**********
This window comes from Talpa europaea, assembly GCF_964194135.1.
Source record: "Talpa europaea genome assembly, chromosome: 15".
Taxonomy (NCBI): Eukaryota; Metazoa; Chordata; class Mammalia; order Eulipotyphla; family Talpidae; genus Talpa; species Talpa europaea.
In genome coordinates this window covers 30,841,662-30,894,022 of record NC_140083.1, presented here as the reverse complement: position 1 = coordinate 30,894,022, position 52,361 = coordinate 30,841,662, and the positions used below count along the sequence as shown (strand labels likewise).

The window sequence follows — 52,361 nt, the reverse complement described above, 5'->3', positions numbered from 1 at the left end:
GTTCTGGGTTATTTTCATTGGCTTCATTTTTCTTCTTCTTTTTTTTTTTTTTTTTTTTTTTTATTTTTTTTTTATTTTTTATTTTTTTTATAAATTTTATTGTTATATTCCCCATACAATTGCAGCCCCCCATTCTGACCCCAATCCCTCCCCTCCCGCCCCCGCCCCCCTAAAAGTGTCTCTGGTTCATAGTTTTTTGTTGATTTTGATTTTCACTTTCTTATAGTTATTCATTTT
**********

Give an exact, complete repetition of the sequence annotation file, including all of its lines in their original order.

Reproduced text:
This window comes from Talpa europaea, assembly GCF_964194135.1.
Source record: "Talpa europaea genome assembly, chromosome: 15".
Taxonomy (NCBI): Eukaryota; Metazoa; Chordata; class Mammalia; order Eulipotyphla; family Talpidae; genus Talpa; species Talpa europaea.
In genome coordinates this window covers 30,841,662-30,894,022 of record NC_140083.1, presented here as the reverse complement: position 1 = coordinate 30,894,022, position 52,361 = coordinate 30,841,662, and the positions used below count along the sequence as shown (strand labels likewise).

The window sequence follows — 52,361 nt, the reverse complement described above, 5'->3', positions numbered from 1 at the left end:
GTTCTGGGTTATTTTCATTGGCTTCATTTTTCTTCTTCTTTTTTTTTTTTTTTTTTTTTTTTATTTTTTTTTTATTTTTTATTTTTTTTATAAATTTTATTGTTATATTCCCCATACAATTGCAGCCCCCCATTCTGACCCCAATCCCTCCCCTCCCGCCCCCGCCCCCCTAAAAGTGTCTCTGGTTCATAGTTTTTTGTTGATTTTGATTTTCACTTTCTTATAGTTATTCATTTT